Ever since I applied for graduation, my life has been - for lack of a more unique phrase - speeding by like a race car with no breaks. On the last day of finals was my 21st birthday, after which I was thrown into organising an event, attending job interviews, sorting out school paperwork, doing some freelance work... all the while trying to maintain a decent social life.
It was IMPOSSIBLE. The combined effort of maintaining it all was slowly wearing me down, and last week, I was almost ready to raise the white flag. Heck, I was already making plans for 72 hours of uninterrupted sleep. But for more practical reasons (like the fact that we already bought plane tickets), I went with my family on holiday instead; to our neighbour across the sea - Kuching, Sarawak.
I feel like I should preface: My parents are adventurous folk. My sister and I? Not so. I don't know how those two people's genes combined to create the sloths that my sister and I are, but their meaning of the word 'holiday' meant something entirely different from ours.
For those three days in Kuching, our schedule was packed to the brim. We went hiking, island hopping, pottery shopping, wild animal spotting, and did so so much eating, thinking about it is enough to give me a food coma. While I enjoyed the food, however, we also had to wake up at 7am for it, which is just blasphemous. I can't believe I made it through at all. Every given opportunity during the day, I was out like a light. It didn't matter if it was an hour long drive or 15 minutes down the road, that was my sacred nap time.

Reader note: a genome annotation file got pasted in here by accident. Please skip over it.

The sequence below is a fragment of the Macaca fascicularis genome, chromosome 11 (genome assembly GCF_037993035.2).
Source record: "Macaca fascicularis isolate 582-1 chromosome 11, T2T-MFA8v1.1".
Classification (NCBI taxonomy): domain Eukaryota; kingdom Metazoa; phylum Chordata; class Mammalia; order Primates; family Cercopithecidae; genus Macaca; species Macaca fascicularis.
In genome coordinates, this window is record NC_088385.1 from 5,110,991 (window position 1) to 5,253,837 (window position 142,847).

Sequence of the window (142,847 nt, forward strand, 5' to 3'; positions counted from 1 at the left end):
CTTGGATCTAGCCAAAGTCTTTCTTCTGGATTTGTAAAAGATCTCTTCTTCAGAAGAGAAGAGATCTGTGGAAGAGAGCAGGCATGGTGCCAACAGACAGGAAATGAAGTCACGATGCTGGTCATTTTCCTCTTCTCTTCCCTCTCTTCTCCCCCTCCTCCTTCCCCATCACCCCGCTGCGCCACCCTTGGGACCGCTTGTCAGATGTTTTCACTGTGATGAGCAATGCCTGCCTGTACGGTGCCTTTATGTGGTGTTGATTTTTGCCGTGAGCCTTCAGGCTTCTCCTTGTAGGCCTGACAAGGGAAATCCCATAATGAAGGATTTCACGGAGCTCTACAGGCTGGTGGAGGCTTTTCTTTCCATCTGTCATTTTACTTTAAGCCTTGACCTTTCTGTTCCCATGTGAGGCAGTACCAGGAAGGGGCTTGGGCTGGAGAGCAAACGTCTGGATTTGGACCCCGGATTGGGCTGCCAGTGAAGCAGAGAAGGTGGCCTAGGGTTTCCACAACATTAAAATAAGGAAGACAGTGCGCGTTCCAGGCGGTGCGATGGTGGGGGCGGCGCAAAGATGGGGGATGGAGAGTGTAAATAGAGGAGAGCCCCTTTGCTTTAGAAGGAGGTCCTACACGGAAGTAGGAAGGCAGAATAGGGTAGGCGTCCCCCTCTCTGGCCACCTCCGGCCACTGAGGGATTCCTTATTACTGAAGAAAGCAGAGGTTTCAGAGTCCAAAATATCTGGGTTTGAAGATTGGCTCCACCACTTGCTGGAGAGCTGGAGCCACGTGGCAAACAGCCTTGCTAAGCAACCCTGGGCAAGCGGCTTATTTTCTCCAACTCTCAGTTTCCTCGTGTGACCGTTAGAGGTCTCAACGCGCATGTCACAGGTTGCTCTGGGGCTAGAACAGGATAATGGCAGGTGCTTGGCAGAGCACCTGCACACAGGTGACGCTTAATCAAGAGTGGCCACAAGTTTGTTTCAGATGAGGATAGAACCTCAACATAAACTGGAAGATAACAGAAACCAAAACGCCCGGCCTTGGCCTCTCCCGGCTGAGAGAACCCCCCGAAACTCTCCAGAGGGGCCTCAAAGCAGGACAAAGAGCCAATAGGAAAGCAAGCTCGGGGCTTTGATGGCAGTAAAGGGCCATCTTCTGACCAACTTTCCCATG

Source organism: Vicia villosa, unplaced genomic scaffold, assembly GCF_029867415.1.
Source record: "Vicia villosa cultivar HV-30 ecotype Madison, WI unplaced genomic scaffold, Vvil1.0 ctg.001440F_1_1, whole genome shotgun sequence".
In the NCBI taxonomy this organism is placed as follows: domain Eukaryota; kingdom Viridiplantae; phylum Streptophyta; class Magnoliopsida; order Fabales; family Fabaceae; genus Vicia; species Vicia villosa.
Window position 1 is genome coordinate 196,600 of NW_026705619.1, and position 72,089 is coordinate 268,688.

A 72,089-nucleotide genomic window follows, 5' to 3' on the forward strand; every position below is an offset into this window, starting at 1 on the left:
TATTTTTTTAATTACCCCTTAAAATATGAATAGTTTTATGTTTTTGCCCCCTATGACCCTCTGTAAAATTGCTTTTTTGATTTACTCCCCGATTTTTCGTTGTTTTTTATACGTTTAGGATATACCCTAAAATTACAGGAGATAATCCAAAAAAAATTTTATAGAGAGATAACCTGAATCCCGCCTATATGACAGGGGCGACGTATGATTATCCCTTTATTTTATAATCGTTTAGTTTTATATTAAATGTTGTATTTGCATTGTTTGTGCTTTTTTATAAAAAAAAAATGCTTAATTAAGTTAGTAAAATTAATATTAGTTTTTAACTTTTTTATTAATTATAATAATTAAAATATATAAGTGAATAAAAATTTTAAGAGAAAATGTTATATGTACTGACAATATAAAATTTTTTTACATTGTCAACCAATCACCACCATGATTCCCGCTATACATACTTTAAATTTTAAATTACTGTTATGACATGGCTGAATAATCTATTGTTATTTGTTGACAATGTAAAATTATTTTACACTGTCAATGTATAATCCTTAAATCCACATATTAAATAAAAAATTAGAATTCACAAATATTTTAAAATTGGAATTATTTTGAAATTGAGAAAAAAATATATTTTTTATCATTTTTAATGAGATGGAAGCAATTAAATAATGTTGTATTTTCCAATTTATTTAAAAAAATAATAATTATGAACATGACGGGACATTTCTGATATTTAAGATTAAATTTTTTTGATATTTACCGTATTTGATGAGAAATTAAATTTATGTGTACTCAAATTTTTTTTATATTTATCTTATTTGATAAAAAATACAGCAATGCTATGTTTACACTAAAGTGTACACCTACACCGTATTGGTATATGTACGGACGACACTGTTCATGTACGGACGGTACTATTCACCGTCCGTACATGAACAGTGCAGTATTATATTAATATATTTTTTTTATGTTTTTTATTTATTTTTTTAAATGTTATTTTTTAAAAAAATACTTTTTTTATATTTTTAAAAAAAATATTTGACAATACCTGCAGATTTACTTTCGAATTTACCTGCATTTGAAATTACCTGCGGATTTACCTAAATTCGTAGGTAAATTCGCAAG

For that reason, and many others, the whole holiday almost felt like a fever dream. Every time I woke up, we were in some place new. Sometimes I stepped out to a speed boat ready to embark across the choppy seas, other times to needlessly elaborate cat exhibitions that only incorporated a minute amount of Sarawakian history.
No matter what it was, each time, I be forced to shake off the post-nap grogginess and step into something weird and fascinating. In a way, that was half of the experience.
Over those four days, I eventually picked up a few things about Kuching. Mostly, what made it different from Kuala Lumpur. For one, almost everyone there speaks Chinese or Hokkien. It is home to an incredibly diverse mix of aboriginal races. There is a huge tourism industry in that state, accompanied by an admirable pride for their wonders of nature. And if you choose right place to stay, you can wake up to the sight of the sea every morning.
I think that's what I loved the most. For four days, not living on the main road where roadworks assault you during the day and mat rempits wake you up at night. Instead, waking up to a seafront view where people are hired to make your beds and plump up your cushions, and the scent of good food in the morning doesn’t mingle with the smell of exhaust fumes.
Where daily activities involve crunching leaves and walking in the rain. The regret from waking up early washes away when after I smell that cool forest scent, hear the sfx of nondescript bugs and birds chirping, squirrels rustling leaves as they dart through the trees. Even as my eyes furrow at the silly looking cat statues, or when my knees wobble climbing down old wooden structures, I find a peace in me that the city would never provide.
Writing about it now, I miss it. Not really Kuching, the place, but just the feeling of escaping out of town. It's difficult to come back home knowing that there's piles of work waiting for you. Even worse when all that's there to greet you is the blazing KL heat and the four walls of your workspace.
Ah, well. Maybe my next holiday will be by nature again.